Telephone P.O. 16. FOR CORRECT SPRING TAILORING Costumes & Goaf Frocks Fit and Style Guaranteed. I ALL GARMENTS arc Cut and Made oa the Premises. I 4pw>! /Mil i\ i i'1 /y | 1. Only Expert Workmen Kept. Write or Call for Patterns and Prices. I MORGAN AND LEWIS BRECON. M T wait for the rush and be disappointed. BUY j'our New NOW Cycle ¡ Fred T. Morgan, Ironmonger and Cycle Agent, TALGARTH, HAS A GOOD STOCK OF 1919 Rateighs. I The ALL STEEL, guaranteed for Ever Cycles, BUILDIVG SCHEMES. APPLY TO Breconshire Coal and Lime Co. Ltd. BRECON. For Prices:— Portmadoc Slates, Sanitary Pipes, Flooring Tiles, Cement and Pennant Paving, &c. Sole Agents for Efcbw Vale Bricks. J. E. NOTT & Co., LTD., High St. & Ship St., Brecon. For USEFUL PRESENTS you cannot do better than pay a visit to the Showrooms of the Old Firm, 28 HIGH STREET, BRECON. ¡I. jy THE UNIVERSAL CAR^ Industry depends upon efficient transport. II Horse shortage and other factors have reduced efficient transport to a matter of motor haulage I on the road. And that's where the Ford I Delivery van comes in to such good purpose that it may justly be regarded as the one indispensably necessary adjunct of commerce to-day. I I Government Subsidy Type, Covered Van, £:260, inclusive 1 of duty £ 17 (recoverable by owner if vehicle is used for commercial purposes only). Touring car, f250 (at Works, Manchester). IMMEDIATE DELIVERY CAN BE GIVEN. HAROLD ELSTON & CO., BRECON. — Style-Not a Matter of £ s.d. -N 1 '4 f JUST as one painter pro- duces a masterpiece, while another only turrs out a daub," so the beauty and charm of a Costume or1,6 Coat Frock depends not upon its I cost, but upon its designer. That is why we are able to show so many delightful Costumes and Coat Frocks for the spring at such very moderate prices. The originals were the work of leading designers and were copied for us in reliable fabrics identical in every respect to the models except in price .? Ready-to-wear Coat Frocks in Brown, Grey, Fawn and Navy, 49/6 to 99/6. j Ready-to-wear Costumes m j Ready-to-wear Costumes m SFawn, Check, ("evert, Bottle and Navy, 49 6 to 120/ DAVID JONES & Co., TALGARTH THE FIRM THAT VALUE BUILT. FOR P1TW00D HAILING. Immediate Delivery 2-3 TON AUSTIN GHASSES. £ 750. RICH AND SONS, Motor Engineers, BRECON. Teh 2 j. t Telegrams: Rich, Brecon. f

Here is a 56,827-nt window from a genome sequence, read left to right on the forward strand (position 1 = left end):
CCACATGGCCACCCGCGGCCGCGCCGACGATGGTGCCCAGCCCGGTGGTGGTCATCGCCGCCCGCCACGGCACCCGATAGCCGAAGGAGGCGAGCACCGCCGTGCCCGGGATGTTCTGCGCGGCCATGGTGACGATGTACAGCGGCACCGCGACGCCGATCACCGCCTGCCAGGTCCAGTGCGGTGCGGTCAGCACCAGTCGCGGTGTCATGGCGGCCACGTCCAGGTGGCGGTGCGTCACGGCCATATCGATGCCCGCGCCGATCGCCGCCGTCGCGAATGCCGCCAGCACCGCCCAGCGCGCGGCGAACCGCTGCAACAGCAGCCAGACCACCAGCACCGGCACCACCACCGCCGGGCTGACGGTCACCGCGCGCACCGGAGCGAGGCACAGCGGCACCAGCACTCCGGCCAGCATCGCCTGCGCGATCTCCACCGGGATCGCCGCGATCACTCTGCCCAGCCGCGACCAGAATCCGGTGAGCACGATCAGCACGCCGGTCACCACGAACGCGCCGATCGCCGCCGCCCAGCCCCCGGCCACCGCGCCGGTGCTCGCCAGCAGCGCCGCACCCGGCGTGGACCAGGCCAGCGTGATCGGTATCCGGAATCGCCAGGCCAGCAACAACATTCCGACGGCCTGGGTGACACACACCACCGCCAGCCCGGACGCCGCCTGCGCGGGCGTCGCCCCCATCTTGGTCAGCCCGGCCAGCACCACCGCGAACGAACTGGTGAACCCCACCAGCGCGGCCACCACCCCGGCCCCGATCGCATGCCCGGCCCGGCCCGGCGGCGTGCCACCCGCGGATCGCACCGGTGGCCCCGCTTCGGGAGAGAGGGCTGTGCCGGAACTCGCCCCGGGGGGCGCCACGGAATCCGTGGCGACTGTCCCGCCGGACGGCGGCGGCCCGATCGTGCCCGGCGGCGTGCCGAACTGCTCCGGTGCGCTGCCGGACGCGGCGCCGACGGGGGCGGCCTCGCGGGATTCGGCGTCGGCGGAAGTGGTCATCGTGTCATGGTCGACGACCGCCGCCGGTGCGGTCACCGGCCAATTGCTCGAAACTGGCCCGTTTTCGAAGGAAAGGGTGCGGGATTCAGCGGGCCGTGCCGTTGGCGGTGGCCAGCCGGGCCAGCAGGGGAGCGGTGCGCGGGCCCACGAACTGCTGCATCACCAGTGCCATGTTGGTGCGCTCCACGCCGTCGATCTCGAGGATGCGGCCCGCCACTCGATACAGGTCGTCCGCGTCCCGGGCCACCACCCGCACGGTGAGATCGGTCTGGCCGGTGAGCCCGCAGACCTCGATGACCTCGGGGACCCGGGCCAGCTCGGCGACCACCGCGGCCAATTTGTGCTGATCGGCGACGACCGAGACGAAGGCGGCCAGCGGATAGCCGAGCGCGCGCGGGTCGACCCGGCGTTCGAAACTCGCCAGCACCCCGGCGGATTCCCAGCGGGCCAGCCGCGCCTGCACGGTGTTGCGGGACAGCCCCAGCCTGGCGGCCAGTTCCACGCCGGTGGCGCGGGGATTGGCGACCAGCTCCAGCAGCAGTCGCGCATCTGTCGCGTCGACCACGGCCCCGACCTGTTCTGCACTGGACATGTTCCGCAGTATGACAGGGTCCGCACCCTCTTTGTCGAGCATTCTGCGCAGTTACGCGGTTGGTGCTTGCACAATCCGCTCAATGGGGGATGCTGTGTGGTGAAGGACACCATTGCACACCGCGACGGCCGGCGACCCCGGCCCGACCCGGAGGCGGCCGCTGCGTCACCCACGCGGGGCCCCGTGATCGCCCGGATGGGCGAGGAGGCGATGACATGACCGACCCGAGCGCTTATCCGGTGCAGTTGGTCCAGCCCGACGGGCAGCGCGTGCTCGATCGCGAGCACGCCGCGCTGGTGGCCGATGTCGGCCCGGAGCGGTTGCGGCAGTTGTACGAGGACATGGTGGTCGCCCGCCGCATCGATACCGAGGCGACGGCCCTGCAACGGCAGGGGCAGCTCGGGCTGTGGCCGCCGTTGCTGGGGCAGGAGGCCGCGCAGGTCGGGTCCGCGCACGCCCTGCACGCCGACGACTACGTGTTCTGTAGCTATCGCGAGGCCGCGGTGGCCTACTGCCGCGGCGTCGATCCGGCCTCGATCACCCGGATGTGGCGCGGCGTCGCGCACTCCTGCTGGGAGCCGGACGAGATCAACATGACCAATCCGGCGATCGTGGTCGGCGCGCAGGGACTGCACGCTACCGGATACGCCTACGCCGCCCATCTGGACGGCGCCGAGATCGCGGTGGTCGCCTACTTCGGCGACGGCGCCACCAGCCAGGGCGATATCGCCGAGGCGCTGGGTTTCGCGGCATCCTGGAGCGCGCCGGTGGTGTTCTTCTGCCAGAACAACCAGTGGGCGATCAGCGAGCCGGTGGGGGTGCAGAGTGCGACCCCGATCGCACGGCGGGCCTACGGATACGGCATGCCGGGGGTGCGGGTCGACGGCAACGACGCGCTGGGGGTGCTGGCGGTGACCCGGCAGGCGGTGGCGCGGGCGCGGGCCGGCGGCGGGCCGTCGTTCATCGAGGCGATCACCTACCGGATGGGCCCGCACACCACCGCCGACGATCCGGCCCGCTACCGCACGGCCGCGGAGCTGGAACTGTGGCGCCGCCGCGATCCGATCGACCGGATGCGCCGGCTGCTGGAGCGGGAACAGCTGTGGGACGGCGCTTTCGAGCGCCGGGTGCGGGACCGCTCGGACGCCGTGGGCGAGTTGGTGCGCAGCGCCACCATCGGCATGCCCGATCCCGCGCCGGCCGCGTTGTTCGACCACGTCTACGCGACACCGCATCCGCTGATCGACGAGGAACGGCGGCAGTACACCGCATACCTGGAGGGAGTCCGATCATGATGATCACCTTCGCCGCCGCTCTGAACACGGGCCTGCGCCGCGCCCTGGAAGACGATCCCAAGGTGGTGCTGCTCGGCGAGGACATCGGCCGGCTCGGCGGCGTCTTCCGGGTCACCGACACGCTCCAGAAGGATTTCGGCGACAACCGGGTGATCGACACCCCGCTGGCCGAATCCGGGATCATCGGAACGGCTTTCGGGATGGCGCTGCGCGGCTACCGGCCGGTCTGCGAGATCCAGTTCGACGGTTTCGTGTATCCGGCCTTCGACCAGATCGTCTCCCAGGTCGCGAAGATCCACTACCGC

RGE'S PILE & GRAVEL PILLS GEORGE'S PILE & GRAVEL PILLS GEORGE'S PILE & GRAVEL PILLS GEORGE'S PILE & GRAVEL PILLS GEORGE'S PILE & GRAVEL PILLS GEORGE'S PILE & GRAVEL PILLS GEORGE'S PILE & GRAVEL PILLS GEORGE'S PILE & GRAVEL PILLS GEORGE'S PILE & GRAVEL PILLS G(J lG I'S PILE & GRAVEL [1 11, L •GEORGE S PILE & GRAVEL PILLS GEORGE'S PILE & GRAVEL PILLS GEORGE'S PILE & GRAVEL PILLS GEORGE'S MLE & GRAVEL PILLS GEORGE'S HLB & GRAVEL PILLS GEORGE'S PILE & GRAVEL PILLS A HIGHLY SUCCESSFUL REMEDY IS ^EORGiSw^ j S fjpiLE^GRAVELJJr I, i PILLS ilia j SAFE to take. 1 PROMPT in action, | EFFECTUAL !n results, j FOR UPWARDS OF FORT? TEARS THESE PILLS HAVE HELD THE FIRST PLACE IN THE WORLD AS A REMEDY FOR Piles arid Gravel, And an the Common Disorders of tho Stomach. Bowels, Liver and Kidneys, Such as Piles,i.Gravel, Pain in the Back and Loins. Constipa- tion, Suppression and Retention of Urine. Irritation of the Bladder, Sluggishness of the Liver and Kidneys, Biliousness, Flatulence, Palpitation, Nervousness, Sleeplessness, Dimness of Vision, Depression of Spirits, all Pains arising from Indigestion, &c. THEIR FAME IS AS WIDE AS CIVILIZATION. T EST IMONIHb. I I There is no necessity to despair of relief even j though your Doctor gives your case up as hopeless. | Read the following:—After having been under I ZD I zn I medical treatment for some time and suffering acute pain, I was induced to try your Piils. One box relieved me and the second completely cured me. I gave what Pills I had left to a friend of I mine—a sea captain, and he has also been cured I after long suffering. T. WOOD, (Wood Street, Middlesbro'. « I THE CONTINUED DEMAND FOR THESE PILLS IS THEIR BEST RECOMMENDATION The Three Forms of this Remedy i—GEORGE'S PILE AND GRAVEL PILLS (White label). 2f0. 2.-GEORGE'8 GRAVEL PILLS (Blue label). 3.—GEORGE'S PILLS FOR THE PILES (Red label) Sold Everywhere. In 'Boxes l/%nd 3/- each By Pest, 1/4 and 3/2 each. Proprietor, Sacoeesor to J. E. GEORGE, M.R.P.S., Hirwain, Abcrdare, GEORGE'S PILE & GRAVEL PILLS GEORGE'S PILE & GRAVEL PILLS GEORGE'S PILE & GRAVEL PILLS GEORGE'S PILE & GRAVEL PILLS GEORGE'S PILE & GRAVEL PILLS GEORGE'S FILE & GRAVEL PILL? GEORGES PILE & GRAVEL PILLb .EQRGE'S PILE & GRAVEL PILLS ? GEORGE'S PILE & GRAVEL PILLS GEORGE'S PILE & GRAVEL PILLS GEORGES PILE & GRAVEL PILLS GEORGE'S PILE & GRAVEL PILLS U EO RGE S PILE & GRAVEL PILLS GEORGE'S PILE & GRAVEL PILLS GEORGE'S PILE & GRAVEL PILLS .GEORGES PILE & GRAVEL PILLS